Medical Professionals Online

Whole-Body Ct Scan Increases Chance Of Survival In Severely Injured Patients

June 04, 2017

Use of whole-body CT* scans in early trauma care significantly increases the probability of survival in severely injured patients with multiple trauma (polytrauma). This is the conclusion of an Article published Online First and in an upcoming edition of The Lancet, Dr Stefan Huber-Wagner, Munich University Hospital, Ludwig-Maximilians-University, Munich, Germany, and colleagues.

Whilst the number of trauma centres using whole-body CT for early assessment of trauma is increasing, there is no evidence to date that the procedure has any effect on the outcome of patients with serious injuries. The authors thus compared the probability of survival in patients with blunt trauma who had whole-body CT during resuscitation with those who had not. They used data recorded in the trauma registry of the German Trauma Society to calculate the probability of survival according to the trauma and injury severity score (TRISS), revised injury severity classification (RISC) score, and standardized mortality (SMR, the ratio of recorded to expected mortality). TRISS is the most widely used method for measurement of expected outcome in trauma patients, the recently developed RISC score is even more precise than TRISS. The study looked at 4621 patients from various German trauma centres, mean age 42.6 years. Of these, 73% were men, 1494 (32%) had been given whole-body CT, and the mean injury severity score (ISS)** was 29.7 - showing that the investigated patients did have critical injuries.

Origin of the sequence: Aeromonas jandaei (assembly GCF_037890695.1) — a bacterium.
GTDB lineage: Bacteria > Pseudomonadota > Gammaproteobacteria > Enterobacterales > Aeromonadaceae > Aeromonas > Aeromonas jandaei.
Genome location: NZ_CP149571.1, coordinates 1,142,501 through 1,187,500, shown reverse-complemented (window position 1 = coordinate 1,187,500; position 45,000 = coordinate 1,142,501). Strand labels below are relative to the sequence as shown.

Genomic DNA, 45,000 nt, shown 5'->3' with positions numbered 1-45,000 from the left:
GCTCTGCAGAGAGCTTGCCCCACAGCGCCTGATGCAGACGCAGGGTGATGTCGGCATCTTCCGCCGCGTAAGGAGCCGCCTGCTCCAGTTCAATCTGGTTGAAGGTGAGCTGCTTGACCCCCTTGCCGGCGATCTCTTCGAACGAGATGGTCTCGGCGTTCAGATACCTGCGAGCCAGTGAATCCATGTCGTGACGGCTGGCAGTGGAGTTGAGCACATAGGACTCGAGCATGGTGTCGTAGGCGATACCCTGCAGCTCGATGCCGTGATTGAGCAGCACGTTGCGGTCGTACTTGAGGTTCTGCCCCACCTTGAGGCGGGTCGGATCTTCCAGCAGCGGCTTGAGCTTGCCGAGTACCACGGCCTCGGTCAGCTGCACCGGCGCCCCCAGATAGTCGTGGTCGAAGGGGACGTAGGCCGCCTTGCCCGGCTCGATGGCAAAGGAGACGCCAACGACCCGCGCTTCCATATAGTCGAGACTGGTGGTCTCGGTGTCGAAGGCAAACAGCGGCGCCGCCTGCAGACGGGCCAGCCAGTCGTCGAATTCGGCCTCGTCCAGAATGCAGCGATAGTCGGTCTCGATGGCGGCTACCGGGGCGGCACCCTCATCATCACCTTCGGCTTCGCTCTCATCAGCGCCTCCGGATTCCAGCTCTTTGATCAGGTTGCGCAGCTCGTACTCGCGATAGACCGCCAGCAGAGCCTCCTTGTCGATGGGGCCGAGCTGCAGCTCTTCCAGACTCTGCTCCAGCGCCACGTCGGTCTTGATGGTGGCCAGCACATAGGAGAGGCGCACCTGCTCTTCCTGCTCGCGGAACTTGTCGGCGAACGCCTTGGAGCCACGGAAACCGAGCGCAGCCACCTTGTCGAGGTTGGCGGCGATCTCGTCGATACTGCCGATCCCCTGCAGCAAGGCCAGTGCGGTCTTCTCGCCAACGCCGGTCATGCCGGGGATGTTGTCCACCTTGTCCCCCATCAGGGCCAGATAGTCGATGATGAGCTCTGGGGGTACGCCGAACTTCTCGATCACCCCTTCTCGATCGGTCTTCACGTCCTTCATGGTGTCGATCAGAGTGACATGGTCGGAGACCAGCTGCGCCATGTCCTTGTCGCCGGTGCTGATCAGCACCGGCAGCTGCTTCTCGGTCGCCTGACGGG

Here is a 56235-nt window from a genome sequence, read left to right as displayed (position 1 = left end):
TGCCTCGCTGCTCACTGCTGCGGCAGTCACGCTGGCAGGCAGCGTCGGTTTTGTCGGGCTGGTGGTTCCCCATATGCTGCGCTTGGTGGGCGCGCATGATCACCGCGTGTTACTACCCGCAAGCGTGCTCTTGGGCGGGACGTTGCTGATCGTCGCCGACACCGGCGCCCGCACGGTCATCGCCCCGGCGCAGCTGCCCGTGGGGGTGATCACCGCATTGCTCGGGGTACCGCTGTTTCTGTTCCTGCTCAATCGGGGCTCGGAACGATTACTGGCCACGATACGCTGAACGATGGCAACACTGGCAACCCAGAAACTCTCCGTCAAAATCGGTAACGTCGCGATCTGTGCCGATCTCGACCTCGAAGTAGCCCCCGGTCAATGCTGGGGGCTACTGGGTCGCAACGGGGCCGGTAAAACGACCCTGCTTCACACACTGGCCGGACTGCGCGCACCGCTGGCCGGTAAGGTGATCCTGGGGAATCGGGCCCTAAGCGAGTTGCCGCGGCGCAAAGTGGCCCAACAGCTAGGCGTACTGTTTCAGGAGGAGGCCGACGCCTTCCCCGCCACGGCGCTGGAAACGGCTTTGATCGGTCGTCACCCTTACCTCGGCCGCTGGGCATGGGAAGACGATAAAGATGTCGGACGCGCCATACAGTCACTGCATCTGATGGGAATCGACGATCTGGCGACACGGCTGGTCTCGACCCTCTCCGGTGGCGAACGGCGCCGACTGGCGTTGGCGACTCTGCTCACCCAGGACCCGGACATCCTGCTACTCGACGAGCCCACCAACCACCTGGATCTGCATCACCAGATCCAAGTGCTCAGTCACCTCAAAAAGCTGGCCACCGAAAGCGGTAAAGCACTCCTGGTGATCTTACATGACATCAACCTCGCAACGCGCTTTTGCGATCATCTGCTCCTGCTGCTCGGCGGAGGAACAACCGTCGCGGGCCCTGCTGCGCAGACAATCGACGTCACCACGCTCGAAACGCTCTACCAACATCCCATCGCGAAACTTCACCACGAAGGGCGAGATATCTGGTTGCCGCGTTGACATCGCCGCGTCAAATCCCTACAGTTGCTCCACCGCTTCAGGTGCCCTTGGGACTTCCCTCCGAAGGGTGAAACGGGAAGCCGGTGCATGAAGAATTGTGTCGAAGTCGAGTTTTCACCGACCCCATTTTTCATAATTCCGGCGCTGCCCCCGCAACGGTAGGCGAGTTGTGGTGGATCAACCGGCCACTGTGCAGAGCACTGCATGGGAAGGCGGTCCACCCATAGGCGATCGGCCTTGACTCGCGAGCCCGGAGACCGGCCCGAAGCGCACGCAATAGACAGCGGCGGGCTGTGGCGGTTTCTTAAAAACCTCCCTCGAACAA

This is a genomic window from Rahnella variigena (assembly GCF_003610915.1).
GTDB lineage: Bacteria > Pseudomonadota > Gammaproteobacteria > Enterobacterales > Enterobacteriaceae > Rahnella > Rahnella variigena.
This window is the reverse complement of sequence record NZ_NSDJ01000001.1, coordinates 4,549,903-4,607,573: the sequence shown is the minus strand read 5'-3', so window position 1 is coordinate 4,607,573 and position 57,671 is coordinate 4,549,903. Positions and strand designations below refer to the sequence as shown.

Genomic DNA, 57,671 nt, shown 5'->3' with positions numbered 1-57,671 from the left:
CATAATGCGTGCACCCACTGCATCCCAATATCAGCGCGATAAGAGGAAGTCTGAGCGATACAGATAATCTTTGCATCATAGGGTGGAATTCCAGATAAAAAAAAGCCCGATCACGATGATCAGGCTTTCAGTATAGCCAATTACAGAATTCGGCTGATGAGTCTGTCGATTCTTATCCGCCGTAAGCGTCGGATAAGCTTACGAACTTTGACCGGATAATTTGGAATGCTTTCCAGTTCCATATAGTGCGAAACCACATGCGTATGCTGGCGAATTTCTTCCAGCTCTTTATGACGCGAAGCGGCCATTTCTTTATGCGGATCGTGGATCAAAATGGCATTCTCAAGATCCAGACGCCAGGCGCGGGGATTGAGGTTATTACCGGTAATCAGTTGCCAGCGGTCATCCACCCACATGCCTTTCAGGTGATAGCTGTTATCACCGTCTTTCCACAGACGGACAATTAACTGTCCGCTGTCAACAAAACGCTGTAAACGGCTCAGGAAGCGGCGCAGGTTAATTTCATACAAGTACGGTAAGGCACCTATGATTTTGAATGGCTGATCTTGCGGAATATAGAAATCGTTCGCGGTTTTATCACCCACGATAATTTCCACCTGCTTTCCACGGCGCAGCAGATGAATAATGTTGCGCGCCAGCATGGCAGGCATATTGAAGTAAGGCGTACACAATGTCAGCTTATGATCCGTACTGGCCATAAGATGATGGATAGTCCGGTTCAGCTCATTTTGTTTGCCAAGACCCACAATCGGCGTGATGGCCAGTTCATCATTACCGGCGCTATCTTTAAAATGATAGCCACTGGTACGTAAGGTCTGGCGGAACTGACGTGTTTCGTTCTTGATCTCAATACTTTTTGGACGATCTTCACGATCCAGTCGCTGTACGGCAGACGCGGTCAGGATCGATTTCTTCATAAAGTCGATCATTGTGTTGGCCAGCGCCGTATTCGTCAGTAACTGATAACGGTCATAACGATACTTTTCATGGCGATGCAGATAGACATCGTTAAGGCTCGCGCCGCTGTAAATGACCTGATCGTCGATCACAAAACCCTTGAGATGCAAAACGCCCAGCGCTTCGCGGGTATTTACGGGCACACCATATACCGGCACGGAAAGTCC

The researchers found that SMR based on TRISS was 0.745 for patients given whole-body CT versus 1.023 for those given non-whole-body CT. SMR based on the RISC score was 0.865 for patients given whole-body CT versus 1.034 for those given non-whole-body CT. This means that the recorded mortality rate for patients given whole-body CT is significantly lower than predicted with TRISS and RISC-score. The relative risk reduction in mortality for whole-body CT based on TRISS was 25% and 13% based on RISC. Data adjustment confirmed whole-body CT as an independent predictor of survival.

The authors conclude: "Integration of whole-body CT into early trauma care significantly increased the probability of survival in patients with polytrauma... On the basis of our findings, we recommend that whole-body CT should be integrated into the early resuscitation phase of severely injured patients as a standard and basic diagnostic method."

In an accompanying Comment, Dr Timothy C Fabian, University of Tennessee Health Science Center, Memphis, TN, USA, describes the work as an important contribution to the care of patients with multiple trauma. He concludes: "I do not believe that health-care cost is a substantial concern with whole-body CT. Overall, today's study should stimulate the pursuit of further investigations on the usefulness of whole-body CT for trauma assessment."

** The injury severity score (ISS) is a widely used and standard tool for the grading of the injury severity, well known to experts and people dealing with trauma. It ranges from 0-75, with 0 = no injury and 75= death (for example decapitation, non-survivable injury). A fracture of the femur, for example makes an ISS of 9. An ISS of ≥16 (16-75) represents a severely injured patient.

Tony Kirby
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The Lancet
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